The Real Estate Reality — a Realtor’s View

All over the state of Florida, the ‘F’ word is gaining momentum. Foreclosures have reached levels unprecendented since the 1980s with the collapse of the Savings and Loans institutions and the crisis that ensued. This time however, the banks have provided themselves a parachute assuring a soft landing in a tumultuous market, as they now own the largest of mortgage entities.

For example, with the aquisition by Bank of America of Countrywide and World Savings by Wachovia, smaller mortgage businesses will disappear and the banks as lenders will be in a position to provide coveted loans to small investors with good-to-excellent credit.

On the market in South Florida

On the market in South Florida.

These loans ensure confident bidding on the steps of the courthouse where a 5 per cent payment seals a bid and by 2:00 p.m. that same day the balance of sourced funds is paid to the cashier.

This awesome process carries rules and responsibilities but heavyweights lustily jab the air with determined fists to win bids, and must also carry the burden of knowing that they buy another man’s tears.

Real estate is fundamentally about people and how we pay attention to matters that can make or break us. Real estate runs in cycles – expansion, oversupply, recession, and recovery- in that order. A recession period is on, so we are in anticipation of recovery.

In real estate these cycle indicators are not exact in time or levels but they occur, describing price patterns based on emotional, governmental and financial factors. The length and depth of effects these cast upon people, different market regions and property types forms the basis of wealth or bankruptcy. Matched cycles do not exist nor are they predictable. Meaning, one cannot use the up-cycle of 5 years ago to plan 2 cycles ahead and win. Real estate markets exist locally, yet are affected by policies legislated in Washington that have global impact.

How much can a person take? The fact that it is not a liquid asset, has a long shelf life, operates with incomplete information, is a target for tax law changes excludes any quick fixes for whatever ails this industry. Thus abandoning borrowers to wade through the tide of lender’s policies, unfettered greed which accompanies any money making venture, plus every other phenomenon including the whims of powerful oil magnates half a world away, causing one to genuflect in supplication for financial relief.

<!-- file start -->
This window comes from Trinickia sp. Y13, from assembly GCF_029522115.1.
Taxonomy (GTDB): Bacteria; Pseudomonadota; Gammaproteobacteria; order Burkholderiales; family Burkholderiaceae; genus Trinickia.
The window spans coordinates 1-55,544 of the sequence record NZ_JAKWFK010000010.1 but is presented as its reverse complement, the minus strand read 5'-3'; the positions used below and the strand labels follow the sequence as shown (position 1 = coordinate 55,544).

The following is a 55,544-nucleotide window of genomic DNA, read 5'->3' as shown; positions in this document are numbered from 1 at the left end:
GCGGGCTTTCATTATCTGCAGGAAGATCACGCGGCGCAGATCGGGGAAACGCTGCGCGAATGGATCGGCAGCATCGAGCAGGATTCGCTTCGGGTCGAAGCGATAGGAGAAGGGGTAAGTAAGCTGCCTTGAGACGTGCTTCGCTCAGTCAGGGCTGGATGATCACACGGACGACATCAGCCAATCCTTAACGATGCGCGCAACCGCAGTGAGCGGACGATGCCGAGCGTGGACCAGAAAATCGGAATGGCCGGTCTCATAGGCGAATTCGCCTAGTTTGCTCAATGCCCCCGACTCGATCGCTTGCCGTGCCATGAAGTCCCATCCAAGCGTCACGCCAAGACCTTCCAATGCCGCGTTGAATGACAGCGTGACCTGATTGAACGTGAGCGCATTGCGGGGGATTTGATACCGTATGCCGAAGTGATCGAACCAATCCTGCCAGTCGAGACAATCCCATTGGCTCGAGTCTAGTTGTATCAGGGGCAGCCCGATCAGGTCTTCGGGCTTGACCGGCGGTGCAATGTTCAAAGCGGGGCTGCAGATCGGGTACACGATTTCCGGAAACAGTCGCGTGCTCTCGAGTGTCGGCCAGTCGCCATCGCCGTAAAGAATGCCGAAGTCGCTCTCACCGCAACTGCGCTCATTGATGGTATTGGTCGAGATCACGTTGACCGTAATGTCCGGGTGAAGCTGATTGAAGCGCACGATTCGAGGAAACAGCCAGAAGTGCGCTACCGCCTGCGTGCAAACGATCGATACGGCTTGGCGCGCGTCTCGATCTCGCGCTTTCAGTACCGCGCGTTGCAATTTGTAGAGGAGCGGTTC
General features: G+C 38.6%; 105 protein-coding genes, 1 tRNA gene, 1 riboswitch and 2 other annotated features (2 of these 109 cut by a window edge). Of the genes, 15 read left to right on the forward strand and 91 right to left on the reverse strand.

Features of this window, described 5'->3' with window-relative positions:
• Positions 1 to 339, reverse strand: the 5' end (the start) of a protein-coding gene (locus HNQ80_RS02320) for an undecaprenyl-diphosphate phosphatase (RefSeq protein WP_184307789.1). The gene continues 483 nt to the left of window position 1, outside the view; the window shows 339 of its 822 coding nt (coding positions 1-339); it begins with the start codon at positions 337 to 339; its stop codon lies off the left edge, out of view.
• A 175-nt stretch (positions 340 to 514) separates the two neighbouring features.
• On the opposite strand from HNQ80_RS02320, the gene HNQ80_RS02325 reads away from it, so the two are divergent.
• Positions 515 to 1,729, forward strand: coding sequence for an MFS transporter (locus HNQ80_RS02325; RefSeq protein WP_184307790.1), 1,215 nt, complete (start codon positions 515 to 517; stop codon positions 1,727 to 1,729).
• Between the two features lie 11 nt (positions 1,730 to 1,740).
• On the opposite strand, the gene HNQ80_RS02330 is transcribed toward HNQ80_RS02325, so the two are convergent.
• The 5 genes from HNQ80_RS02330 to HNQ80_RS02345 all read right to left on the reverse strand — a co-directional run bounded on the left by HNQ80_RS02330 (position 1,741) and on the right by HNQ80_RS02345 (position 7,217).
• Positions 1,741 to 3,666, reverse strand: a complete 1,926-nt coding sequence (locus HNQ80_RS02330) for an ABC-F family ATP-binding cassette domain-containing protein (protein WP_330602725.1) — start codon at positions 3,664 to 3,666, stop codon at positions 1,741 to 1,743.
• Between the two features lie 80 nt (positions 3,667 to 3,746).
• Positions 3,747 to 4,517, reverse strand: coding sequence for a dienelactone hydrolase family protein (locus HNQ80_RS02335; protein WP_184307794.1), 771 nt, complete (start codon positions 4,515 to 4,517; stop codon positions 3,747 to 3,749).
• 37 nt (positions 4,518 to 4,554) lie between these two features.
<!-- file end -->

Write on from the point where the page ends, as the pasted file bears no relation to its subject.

The real estate industry in South Florida is huge, and the affected are feeling the burn of sweet deals going sour. This has taken a toll right across the board, delivering a blow in the solar plexus to handymen, landscapers, pool people, sign makers, car dealers, real estate brokers, mortgage brokers, title companies, insurance companies, many other careers and small businesses we know of personally.

Credit yourself with enough sense (or cents) to pay attention to your best interest. Take a class in some aspect of financial management or real estate and mortgage, seek out professionals who do these things daily, in the same way you schedule your annual check up, dentist, oil change etc. When you hit the big time you’ll need an attorney on retainer, so cultivate a relationship with a good attorney.

We are at the beginning of a serious downturn in real estate, and though there is a cry of woe echoing across state lines, for those prepared there is another market, hot with the potential of creating a plethora of new millionaires and real estate moguls when the fires of foreclosure subside.

Valerie Germain is still an active realtor in South Florida and may be contacted at valeriegermain@comcast.net

     

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